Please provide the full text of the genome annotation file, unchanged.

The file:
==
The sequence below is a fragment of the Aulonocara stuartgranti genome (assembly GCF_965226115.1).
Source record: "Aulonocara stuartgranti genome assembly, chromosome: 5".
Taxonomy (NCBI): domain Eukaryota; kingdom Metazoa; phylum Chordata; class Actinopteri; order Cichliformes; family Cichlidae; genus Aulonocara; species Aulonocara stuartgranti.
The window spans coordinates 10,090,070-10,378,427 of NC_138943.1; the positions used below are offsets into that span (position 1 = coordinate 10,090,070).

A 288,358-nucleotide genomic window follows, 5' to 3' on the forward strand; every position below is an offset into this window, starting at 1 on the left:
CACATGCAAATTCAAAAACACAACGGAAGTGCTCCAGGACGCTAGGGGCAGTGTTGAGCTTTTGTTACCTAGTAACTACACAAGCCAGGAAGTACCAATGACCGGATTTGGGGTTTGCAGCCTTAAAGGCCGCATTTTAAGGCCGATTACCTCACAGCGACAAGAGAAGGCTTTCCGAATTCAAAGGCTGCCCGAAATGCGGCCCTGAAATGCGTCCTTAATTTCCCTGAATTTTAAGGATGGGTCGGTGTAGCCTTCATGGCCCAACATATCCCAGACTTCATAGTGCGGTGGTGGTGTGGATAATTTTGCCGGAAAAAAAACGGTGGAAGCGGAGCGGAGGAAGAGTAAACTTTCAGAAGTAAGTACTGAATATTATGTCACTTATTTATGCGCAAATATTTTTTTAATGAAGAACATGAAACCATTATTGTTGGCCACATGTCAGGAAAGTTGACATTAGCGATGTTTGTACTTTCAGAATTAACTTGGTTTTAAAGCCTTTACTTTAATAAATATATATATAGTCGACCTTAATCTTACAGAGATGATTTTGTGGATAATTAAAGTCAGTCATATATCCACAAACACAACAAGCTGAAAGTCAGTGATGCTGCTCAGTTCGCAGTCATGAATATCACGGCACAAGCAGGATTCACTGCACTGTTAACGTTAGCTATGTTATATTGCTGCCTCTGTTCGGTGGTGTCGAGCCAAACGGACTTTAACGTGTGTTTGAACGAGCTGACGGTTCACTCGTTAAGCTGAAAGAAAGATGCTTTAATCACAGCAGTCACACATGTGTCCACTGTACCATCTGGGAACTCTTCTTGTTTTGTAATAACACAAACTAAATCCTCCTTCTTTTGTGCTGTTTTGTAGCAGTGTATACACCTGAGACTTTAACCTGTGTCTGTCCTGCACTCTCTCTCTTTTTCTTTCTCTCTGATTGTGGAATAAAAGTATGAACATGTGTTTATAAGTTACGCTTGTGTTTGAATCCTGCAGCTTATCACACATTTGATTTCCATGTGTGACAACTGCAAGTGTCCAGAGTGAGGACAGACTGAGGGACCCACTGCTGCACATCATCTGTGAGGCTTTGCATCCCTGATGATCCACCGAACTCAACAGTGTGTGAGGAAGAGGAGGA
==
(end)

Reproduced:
The sequence below is a fragment of the Aulonocara stuartgranti genome (assembly GCF_965226115.1).
Source record: "Aulonocara stuartgranti genome assembly, chromosome: 5".
Taxonomy (NCBI): domain Eukaryota; kingdom Metazoa; phylum Chordata; class Actinopteri; order Cichliformes; family Cichlidae; genus Aulonocara; species Aulonocara stuartgranti.
The window spans coordinates 10,090,070-10,378,427 of NC_138943.1; the positions used below are offsets into that span (position 1 = coordinate 10,090,070).

A 288,358-nucleotide genomic window follows, 5' to 3' on the forward strand; every position below is an offset into this window, starting at 1 on the left:
CACATGCAAATTCAAAAACACAACGGAAGTGCTCCAGGACGCTAGGGGCAGTGTTGAGCTTTTGTTACCTAGTAACTACACAAGCCAGGAAGTACCAATGACCGGATTTGGGGTTTGCAGCCTTAAAGGCCGCATTTTAAGGCCGATTACCTCACAGCGACAAGAGAAGGCTTTCCGAATTCAAAGGCTGCCCGAAATGCGGCCCTGAAATGCGTCCTTAATTTCCCTGAATTTTAAGGATGGGTCGGTGTAGCCTTCATGGCCCAACATATCCCAGACTTCATAGTGCGGTGGTGGTGTGGATAATTTTGCCGGAAAAAAAACGGTGGAAGCGGAGCGGAGGAAGAGTAAACTTTCAGAAGTAAGTACTGAATATTATGTCACTTATTTATGCGCAAATATTTTTTTAATGAAGAACATGAAACCATTATTGTTGGCCACATGTCAGGAAAGTTGACATTAGCGATGTTTGTACTTTCAGAATTAACTTGGTTTTAAAGCCTTTACTTTAATAAATATATATATAGTCGACCTTAATCTTACAGAGATGATTTTGTGGATAATTAAAGTCAGTCATATATCCACAAACACAACAAGCTGAAAGTCAGTGATGCTGCTCAGTTCGCAGTCATGAATATCACGGCACAAGCAGGATTCACTGCACTGTTAACGTTAGCTATGTTATATTGCTGCCTCTGTTCGGTGGTGTCGAGCCAAACGGACTTTAACGTGTGTTTGAACGAGCTGACGGTTCACTCGTTAAGCTGAAAGAAAGATGCTTTAATCACAGCAGTCACACATGTGTCCACTGTACCATCTGGGAACTCTTCTTGTTTTGTAATAACACAAACTAAATCCTCCTTCTTTTGTGCTGTTTTGTAGCAGTGTATACACCTGAGACTTTAACCTGTGTCTGTCCTGCACTCTCTCTCTTTTTCTTTCTCTCTGATTGTGGAATAAAAGTATGAACATGTGTTTATAAGTTACGCTTGTGTTTGAATCCTGCAGCTTATCACACATTTGATTTCCATGTGTGACAACTGCAAGTGTCCAGAGTGAGGACAGACTGAGGGACCCACTGCTGCACATCATCTGTGAGGCTTTGCATCCCTGATGATCCACCGAACTCAACAGTGTGTGAGGAAGAGGAGGA